U.S. President Donald Trump will target a handful of Obama-era green regulations, including a federal coal mining ban and an initiative forcing states to cut carbon emissions, in an executive order as soon as next week, a White House official told Reuters on Wednesday, March 1. Trump and his fellow Republicans who control Congress are seeking to unravel former Democratic President Barack Obama's initiatives to combat global climate change, which they say are costly for U.S. business and have hampered drilling and mining without providing any clear benefits.
BOSTON - Former New England Patriots star Aaron Hernandez's tattoos and history of drug use could be among the evidence presented at the convicted killer's second murder trial, which gets under way in Boston on Wednesday with opening arguments. Prosecutors charge that the 27-year-old former tight end gunned down two Cape Verdean men outside a Boston nightclub in May 2012 after one of them unwittingly spilled a drink on him. Those killings allegedly came a year before Hernandez shot dead an acquaintance at an industrial park near his North Attleborough, Massachusetts, home.
The elimination of "ball moved" penalties and reduction of time allowed to search for a lost ball are among several fundamental rule changes that have been proposed by golf's governing bodies. The United States Golf Association and the R&A have also proposed relaxing rules for putting greens, water hazards and bunkers, and allowing players to take a two-stroke penalty when faced with an unplayable shot in a bunker.
WASHINGTON -- President Donald Trump plans to finalize a new order limiting travel to the United States in the coming days, his vice president said on Wednesday, March 1, after federal courts blocked the administration's earlier travel ban. A White House source had previously said the new order was likely to be announced on Wednesday.
WASHINGTON - President Donald Trump told Congress on Tuesday he was open to immigration reform, shifting from his harsh rhetoric on illegal immigration in a speech that offered a more restrained tone than his election campaign and first month in the White House. Trump, in a prime-time address to a country that remains divided over his leadership, set aside disputes with Democrats and the news media to deliver his most presidential performance to date, seeking to regain the confidence of Americans rattled by his leadership thus far.
The White House on Tuesday, Feb. 28, denied that President Donald Trump planned to issue an executive order to change the national biofuels program, after the U.S. Renewable Fuels Association (RFA) said Trump's team had informed the group an order was pending. Trading in U.S. refinery shares, fuel futures and corn prices was turbulent and in bigger-than-usual volumes on the news of the pending order and its subsequent denial, as investors puzzled over what it would mean for the price of gasoline, ethanol and the companies that produce them.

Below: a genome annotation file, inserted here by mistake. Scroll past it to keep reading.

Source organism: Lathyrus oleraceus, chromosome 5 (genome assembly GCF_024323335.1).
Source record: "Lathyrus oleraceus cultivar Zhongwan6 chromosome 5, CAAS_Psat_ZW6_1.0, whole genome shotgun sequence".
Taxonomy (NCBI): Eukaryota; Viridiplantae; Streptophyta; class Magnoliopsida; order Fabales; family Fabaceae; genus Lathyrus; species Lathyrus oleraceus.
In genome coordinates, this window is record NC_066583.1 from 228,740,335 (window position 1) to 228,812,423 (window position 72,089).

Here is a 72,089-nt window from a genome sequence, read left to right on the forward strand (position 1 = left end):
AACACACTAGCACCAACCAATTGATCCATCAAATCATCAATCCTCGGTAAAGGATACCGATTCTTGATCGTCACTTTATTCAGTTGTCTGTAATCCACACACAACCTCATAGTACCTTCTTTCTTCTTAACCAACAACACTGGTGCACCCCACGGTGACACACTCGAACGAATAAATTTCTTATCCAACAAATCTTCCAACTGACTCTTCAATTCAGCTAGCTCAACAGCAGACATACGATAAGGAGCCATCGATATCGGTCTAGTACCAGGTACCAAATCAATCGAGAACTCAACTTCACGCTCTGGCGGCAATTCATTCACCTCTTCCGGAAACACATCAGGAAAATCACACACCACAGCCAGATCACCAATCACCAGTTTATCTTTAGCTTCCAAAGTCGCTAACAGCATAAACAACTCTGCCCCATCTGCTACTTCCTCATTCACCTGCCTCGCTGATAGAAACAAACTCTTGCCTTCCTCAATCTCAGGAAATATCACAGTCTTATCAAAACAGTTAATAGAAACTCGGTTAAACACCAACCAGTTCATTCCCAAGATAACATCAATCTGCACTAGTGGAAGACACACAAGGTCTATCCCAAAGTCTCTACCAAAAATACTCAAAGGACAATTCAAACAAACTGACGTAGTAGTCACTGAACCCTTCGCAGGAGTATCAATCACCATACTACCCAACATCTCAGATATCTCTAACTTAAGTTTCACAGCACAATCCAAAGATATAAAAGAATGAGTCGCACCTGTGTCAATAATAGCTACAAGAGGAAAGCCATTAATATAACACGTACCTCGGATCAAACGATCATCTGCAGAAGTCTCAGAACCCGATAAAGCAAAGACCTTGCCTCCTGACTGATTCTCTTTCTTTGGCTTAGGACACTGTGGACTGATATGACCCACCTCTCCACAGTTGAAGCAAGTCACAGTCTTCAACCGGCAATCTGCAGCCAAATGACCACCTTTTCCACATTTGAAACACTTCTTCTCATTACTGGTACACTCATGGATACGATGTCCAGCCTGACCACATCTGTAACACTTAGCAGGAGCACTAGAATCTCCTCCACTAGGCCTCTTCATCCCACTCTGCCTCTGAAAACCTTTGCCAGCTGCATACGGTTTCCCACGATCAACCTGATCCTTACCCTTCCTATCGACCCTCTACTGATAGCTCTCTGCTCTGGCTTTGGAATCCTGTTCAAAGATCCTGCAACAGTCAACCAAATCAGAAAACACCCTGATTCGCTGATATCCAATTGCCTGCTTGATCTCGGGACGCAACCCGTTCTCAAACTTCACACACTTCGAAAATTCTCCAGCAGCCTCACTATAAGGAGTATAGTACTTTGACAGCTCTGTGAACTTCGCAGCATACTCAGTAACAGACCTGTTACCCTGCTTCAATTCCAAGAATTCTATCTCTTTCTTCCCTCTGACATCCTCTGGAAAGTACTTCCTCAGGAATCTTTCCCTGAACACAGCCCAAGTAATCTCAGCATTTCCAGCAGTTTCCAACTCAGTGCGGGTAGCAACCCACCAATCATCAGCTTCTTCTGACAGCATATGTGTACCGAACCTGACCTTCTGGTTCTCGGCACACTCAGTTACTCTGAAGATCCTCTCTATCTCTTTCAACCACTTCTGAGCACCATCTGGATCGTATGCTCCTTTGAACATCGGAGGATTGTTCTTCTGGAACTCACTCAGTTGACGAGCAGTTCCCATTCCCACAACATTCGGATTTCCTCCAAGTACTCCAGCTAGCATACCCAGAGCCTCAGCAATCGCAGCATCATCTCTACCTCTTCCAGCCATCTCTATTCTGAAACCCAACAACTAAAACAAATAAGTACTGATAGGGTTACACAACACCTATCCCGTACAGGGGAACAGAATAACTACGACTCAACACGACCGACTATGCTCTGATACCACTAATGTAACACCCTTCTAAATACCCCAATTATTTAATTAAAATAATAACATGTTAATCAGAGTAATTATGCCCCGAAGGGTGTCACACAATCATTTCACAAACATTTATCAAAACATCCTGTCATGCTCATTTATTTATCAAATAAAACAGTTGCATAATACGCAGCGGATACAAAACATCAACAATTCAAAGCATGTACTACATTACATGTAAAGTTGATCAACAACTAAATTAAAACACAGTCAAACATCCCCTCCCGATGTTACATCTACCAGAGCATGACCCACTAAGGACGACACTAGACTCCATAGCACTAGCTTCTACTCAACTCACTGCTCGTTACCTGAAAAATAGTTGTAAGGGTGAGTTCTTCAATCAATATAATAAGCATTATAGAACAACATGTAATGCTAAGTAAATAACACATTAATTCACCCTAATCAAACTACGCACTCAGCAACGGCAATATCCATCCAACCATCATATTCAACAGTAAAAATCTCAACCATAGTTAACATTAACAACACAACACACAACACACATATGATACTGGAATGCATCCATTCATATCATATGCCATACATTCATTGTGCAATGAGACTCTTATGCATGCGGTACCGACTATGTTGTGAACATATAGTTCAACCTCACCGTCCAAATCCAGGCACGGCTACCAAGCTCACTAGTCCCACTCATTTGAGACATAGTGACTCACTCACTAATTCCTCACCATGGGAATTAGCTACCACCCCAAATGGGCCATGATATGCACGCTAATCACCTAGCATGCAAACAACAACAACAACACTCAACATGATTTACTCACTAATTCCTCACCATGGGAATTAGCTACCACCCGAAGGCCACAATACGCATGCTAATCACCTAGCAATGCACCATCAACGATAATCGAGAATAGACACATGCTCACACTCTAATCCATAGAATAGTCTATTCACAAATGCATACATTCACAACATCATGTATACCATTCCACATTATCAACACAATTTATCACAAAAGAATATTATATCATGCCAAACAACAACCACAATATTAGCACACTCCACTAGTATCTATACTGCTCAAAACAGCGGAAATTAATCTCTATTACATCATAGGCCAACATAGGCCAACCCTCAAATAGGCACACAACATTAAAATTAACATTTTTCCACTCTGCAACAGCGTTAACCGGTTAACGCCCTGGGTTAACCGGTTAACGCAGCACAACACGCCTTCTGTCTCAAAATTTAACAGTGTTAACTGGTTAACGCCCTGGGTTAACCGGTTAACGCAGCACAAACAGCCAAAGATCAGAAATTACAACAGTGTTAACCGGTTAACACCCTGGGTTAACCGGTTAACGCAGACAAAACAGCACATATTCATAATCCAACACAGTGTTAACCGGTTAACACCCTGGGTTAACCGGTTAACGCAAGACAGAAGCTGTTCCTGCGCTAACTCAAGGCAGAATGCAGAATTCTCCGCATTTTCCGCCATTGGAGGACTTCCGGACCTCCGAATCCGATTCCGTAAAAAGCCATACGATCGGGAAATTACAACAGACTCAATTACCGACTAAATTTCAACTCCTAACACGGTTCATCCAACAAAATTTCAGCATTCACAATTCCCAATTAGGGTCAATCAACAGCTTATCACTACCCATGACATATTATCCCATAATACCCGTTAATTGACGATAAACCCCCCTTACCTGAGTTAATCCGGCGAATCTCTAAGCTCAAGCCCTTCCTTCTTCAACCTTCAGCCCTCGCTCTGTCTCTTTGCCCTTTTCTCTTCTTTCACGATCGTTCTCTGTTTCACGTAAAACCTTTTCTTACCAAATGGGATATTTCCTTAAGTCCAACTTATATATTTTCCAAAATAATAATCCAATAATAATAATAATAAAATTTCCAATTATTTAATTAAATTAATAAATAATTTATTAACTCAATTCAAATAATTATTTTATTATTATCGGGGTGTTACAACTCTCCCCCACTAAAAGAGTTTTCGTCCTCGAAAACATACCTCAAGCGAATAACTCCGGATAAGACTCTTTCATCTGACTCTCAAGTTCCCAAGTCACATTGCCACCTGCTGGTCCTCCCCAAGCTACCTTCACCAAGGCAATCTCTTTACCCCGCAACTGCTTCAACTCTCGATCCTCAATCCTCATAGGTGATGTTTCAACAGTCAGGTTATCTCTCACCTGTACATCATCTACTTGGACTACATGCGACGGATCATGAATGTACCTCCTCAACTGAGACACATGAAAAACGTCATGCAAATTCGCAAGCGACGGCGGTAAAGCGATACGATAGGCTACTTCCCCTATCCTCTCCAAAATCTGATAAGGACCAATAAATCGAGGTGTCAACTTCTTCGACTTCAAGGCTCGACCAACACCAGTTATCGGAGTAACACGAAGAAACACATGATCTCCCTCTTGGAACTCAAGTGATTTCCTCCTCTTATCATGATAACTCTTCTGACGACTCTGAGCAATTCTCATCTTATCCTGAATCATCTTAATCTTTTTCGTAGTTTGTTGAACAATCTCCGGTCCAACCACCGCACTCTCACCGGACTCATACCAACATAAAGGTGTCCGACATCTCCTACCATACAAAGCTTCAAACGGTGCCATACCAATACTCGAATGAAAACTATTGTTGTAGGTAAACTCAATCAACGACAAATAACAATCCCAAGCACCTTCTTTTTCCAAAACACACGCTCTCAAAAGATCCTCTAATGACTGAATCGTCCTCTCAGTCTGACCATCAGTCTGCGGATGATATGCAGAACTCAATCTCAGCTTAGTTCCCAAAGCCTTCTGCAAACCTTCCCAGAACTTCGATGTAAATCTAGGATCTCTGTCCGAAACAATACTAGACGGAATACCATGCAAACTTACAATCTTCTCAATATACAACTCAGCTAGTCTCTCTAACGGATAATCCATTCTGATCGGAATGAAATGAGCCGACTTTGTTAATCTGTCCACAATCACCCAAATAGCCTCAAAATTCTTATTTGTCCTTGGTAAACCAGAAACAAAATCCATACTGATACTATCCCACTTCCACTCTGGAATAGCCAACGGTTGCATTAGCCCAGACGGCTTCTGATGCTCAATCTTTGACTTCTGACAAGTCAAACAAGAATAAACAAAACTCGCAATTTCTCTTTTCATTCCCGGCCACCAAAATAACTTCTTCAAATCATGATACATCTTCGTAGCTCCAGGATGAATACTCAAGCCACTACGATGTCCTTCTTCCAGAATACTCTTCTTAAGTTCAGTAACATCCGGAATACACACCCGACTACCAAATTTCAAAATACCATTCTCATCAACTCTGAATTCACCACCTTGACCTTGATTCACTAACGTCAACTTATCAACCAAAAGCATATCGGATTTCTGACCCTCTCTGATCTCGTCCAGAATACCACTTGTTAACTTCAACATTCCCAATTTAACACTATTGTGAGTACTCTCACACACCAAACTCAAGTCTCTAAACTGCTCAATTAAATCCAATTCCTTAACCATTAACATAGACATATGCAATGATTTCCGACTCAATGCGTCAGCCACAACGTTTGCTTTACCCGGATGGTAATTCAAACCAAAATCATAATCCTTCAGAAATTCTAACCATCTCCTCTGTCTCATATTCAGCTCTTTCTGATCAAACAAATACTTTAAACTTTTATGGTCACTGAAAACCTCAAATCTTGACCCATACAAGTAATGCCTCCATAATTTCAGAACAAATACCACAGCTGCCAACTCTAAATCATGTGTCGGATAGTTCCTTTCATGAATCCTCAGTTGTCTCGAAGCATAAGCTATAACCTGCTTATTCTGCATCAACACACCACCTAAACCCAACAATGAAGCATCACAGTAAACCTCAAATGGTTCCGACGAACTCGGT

Google has a new pitch for disgruntled cable and satellite TV users: YouTube TV, a new "skinny" bundle of about 40 TV channels including ABC, CBS, Fox, NBC and ESPN, priced at $35 per month. The move, which has been expected, makes Google and YouTube the latest players to take the over-the-top field, as providers see a big opportunity to sell cheaper, multiscreen internet-delivered TV as alternatives to traditional pay-TV services.
The world's top agricultural traders and biotechnology firms are finding novel ways to make fish oil substitutes from grains and algae as they seek to cash in on consumer health fads that have led to a scarcity of the fatty acids commonly found in fish. Fish are the fastest-growing protein source in a global food supply chain straining to feed a population of nearly 7.5 billion people. To keep farm-raised fish healthy, they are fed Omega 3 fatty acids that are found in the oil of other fish. The same acids are increasingly popular in fish oil dietary supplements for humans.
WASHINGTON -- A U.S. judge said on Tuesday, Feb. 28, he hopes to decide by about March 7 on a request by Native American tribes for the Army Corps of Engineers to withdraw an easement on religious grounds for the final link of the Dakota Access Pipeline. At a hearing Judge James Boasberg of the U.S. Court in Washington, D.C., said he hoped to provide a written ruling by that time on the injunction requested by the Standing Rock Sioux and Cheyenne River Sioux tribes regarding the final section of the line to go under a lake in North Dakota.
EMERSON, Manitoba - Jaime French was jarred out of bed in Emerson, Manitoba early one morning this month by pounding at her front door, just yards from the U.S. border. A face peered in through the window, flanked in the darkness by others. Outside were 16 asylum seekers, arriving at one of the first houses they saw after crossing a lightly monitored border between Canada and the United States. "They banged pretty hard, then 'ring ring ring' the doorbell," said French, a mother of two young girls. "It was scary. That really woke me up."